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Can I Be Exposed to Asbestos at Home?

Asbestos exposure can lead to deadly respiratory conditions, including mesothelioma. Asbestos was widely used in construction and manufacturing until the 1970s, when the link between asbestos and serious health problems was established. Though it has been decades since asbestos was banned for most uses, people may still encounter it in some products and buildings, even in their homes.

While a widespread ban in 1989 prohibited the use of asbestos in new construction, homes built before that year may still contain asbestos. This includes a large proportion of homes in the United States; a 2019 survey by the U.S. Census Bureau showed that more than half of the houses in the country were built before 1980, making it highly likely that they contain asbestos. Buying an existing house is much more common than building from scratch, so while a house may feel new to recent buyers, there may be old hazards hiding in plain sight. It is important to keep in mind that there is no safe level of asbestos exposure.

When is Asbestos Dangerous?

When asbestos is moved or otherwise disturbed, fibers can become airborne and be inhaled or ingested. Any type of home repair or improvement project in the home can result in airborne asbestos fibers. Homeowners replacing pipes or insulation, drilling through drywall, and removing old flooring can kick up asbestos dust. This is especially dangerous for do-it-yourself repairs, as homeowners may not have the proper protective gear to avoid inhaling asbestos dust.

Damage caused by extreme weather or normal wear and tear can also cause asbestos fibers to become airborne. For example, a storm may cause roof shingles to fall off and break, or a ceiling tile could collapse due to water damage. Asbestos dust looks like any other type of dust, and materials must be tested using a polarized light microscope in order to confirm whether they contain asbestos. It may not be obvious at first that asbestos is present, but homeowners should take precautions just in case.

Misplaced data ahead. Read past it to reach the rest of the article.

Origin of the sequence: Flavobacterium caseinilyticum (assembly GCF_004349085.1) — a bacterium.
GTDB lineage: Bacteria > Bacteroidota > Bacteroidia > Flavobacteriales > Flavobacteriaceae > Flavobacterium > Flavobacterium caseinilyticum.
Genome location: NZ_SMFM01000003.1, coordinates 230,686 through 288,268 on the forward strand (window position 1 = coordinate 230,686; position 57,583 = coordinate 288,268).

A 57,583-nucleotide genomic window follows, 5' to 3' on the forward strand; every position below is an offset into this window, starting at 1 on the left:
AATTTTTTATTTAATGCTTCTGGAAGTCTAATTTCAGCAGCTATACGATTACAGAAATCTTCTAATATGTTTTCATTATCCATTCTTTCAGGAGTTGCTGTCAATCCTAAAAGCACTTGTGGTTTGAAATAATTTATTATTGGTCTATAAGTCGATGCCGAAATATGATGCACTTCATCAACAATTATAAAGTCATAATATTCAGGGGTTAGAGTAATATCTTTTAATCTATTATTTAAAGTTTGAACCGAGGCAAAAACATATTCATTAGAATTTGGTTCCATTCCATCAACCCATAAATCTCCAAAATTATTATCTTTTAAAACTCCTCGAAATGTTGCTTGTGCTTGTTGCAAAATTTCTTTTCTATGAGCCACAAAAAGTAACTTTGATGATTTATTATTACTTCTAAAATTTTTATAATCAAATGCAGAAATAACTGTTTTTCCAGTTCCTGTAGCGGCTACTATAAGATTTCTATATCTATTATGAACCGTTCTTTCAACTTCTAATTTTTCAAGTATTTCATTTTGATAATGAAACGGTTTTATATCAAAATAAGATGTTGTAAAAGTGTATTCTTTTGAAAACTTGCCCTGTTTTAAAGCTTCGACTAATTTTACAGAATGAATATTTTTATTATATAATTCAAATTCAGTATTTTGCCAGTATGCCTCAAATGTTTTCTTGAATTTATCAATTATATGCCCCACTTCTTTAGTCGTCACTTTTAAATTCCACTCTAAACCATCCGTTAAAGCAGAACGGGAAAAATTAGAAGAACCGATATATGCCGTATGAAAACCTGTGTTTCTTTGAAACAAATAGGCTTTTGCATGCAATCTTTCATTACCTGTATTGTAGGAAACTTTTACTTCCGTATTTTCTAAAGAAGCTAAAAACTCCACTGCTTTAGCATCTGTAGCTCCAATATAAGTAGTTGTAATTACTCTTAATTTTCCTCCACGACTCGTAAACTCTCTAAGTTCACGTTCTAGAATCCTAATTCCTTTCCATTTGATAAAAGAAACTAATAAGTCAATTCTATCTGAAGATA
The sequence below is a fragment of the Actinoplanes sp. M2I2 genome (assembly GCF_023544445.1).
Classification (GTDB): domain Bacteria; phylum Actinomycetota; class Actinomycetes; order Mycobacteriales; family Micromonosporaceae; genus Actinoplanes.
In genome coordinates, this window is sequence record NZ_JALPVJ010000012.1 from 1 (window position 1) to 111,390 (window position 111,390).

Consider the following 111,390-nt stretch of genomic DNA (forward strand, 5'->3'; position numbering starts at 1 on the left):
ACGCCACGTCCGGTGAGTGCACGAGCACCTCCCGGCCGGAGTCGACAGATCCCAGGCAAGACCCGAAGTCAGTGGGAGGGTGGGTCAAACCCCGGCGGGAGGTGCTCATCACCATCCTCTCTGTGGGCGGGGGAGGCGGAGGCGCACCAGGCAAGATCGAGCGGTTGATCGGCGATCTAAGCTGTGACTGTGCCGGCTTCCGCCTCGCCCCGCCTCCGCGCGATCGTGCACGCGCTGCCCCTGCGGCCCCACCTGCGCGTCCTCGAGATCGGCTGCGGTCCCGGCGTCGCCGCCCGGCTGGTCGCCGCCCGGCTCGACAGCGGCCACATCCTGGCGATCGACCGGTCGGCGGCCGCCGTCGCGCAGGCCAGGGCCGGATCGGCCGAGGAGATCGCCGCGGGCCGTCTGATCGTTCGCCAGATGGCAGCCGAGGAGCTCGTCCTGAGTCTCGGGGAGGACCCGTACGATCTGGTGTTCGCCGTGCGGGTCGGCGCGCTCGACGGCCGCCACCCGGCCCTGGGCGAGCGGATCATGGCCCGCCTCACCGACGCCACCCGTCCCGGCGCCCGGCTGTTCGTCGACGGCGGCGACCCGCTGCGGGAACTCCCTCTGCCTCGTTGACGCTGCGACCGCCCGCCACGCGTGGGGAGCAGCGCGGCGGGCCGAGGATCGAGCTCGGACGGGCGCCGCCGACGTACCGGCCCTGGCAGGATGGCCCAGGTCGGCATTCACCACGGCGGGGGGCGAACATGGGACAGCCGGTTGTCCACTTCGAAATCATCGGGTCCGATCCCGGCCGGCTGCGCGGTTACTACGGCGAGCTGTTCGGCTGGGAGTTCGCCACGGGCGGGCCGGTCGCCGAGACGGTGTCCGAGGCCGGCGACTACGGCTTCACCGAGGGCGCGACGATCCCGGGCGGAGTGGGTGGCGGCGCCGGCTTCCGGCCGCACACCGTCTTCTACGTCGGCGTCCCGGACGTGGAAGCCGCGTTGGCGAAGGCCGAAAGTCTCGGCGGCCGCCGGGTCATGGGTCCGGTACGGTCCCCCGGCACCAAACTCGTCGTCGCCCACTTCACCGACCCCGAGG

An accredited asbestos abatement professional should be brought in to safely handle and remove asbestos wherever it is found; even if a homeowner is not sure if it is asbestos, they should not try to handle it themselves and risk exposure. Before beginning a home improvement project in an older home, homeowners should hire a professional to do a thorough inspection. Buyers entering the market should also get an inspection before purchasing an existing house.

Philadelphia Asbestos Lawyers at Shein Law Advocate for Asbestos Exposure Victims

If you or a loved one has been diagnosed with mesothelioma or other asbestos-related disease, contact the Philadelphia asbestos lawyers at Shein Law. We will thoroughly review the facts of your case to determine who is at fault for your asbestos exposure and hold them accountable. With offices conveniently located in Philadelphia and Pennsauken, New Jersey, we help asbestos exposure victims throughout Pennsylvania and New Jersey. Call us today at 877-743-4652 or contact us online for an initial consultation.

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